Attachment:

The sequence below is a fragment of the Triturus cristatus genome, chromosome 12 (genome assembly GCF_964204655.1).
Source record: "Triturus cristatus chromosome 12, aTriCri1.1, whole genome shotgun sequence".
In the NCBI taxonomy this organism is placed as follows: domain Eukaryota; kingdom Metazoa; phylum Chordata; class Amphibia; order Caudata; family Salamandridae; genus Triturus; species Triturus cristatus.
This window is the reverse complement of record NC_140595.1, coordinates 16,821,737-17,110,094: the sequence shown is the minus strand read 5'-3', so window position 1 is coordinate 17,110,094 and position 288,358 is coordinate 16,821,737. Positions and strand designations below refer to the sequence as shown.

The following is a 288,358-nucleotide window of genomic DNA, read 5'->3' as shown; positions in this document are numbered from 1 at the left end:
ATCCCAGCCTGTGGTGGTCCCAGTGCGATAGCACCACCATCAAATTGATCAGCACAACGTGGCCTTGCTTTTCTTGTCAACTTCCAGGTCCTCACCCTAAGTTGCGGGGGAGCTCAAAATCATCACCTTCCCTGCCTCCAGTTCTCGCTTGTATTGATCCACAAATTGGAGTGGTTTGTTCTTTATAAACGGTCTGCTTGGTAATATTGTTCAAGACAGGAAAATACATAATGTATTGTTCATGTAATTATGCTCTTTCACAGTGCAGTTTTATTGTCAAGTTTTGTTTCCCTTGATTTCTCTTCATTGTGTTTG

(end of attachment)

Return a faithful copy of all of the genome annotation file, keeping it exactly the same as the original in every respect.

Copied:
The sequence below is a fragment of the Triturus cristatus genome, chromosome 12 (genome assembly GCF_964204655.1).
Source record: "Triturus cristatus chromosome 12, aTriCri1.1, whole genome shotgun sequence".
In the NCBI taxonomy this organism is placed as follows: domain Eukaryota; kingdom Metazoa; phylum Chordata; class Amphibia; order Caudata; family Salamandridae; genus Triturus; species Triturus cristatus.
This window is the reverse complement of record NC_140595.1, coordinates 16,821,737-17,110,094: the sequence shown is the minus strand read 5'-3', so window position 1 is coordinate 17,110,094 and position 288,358 is coordinate 16,821,737. Positions and strand designations below refer to the sequence as shown.

The following is a 288,358-nucleotide window of genomic DNA, read 5'->3' as shown; positions in this document are numbered from 1 at the left end:
ATCCCAGCCTGTGGTGGTCCCAGTGCGATAGCACCACCATCAAATTGATCAGCACAACGTGGCCTTGCTTTTCTTGTCAACTTCCAGGTCCTCACCCTAAGTTGCGGGGGAGCTCAAAATCATCACCTTCCCTGCCTCCAGTTCTCGCTTGTATTGATCCACAAATTGGAGTGGTTTGTTCTTTATAAACGGTCTGCTTGGTAATATTGTTCAAGACAGGAAAATACATAATGTATTGTTCATGTAATTATGCTCTTTCACAGTGCAGTTTTATTGTCAAGTTTTGTTTCCCTTGATTTCTCTTCATTGTGTTTG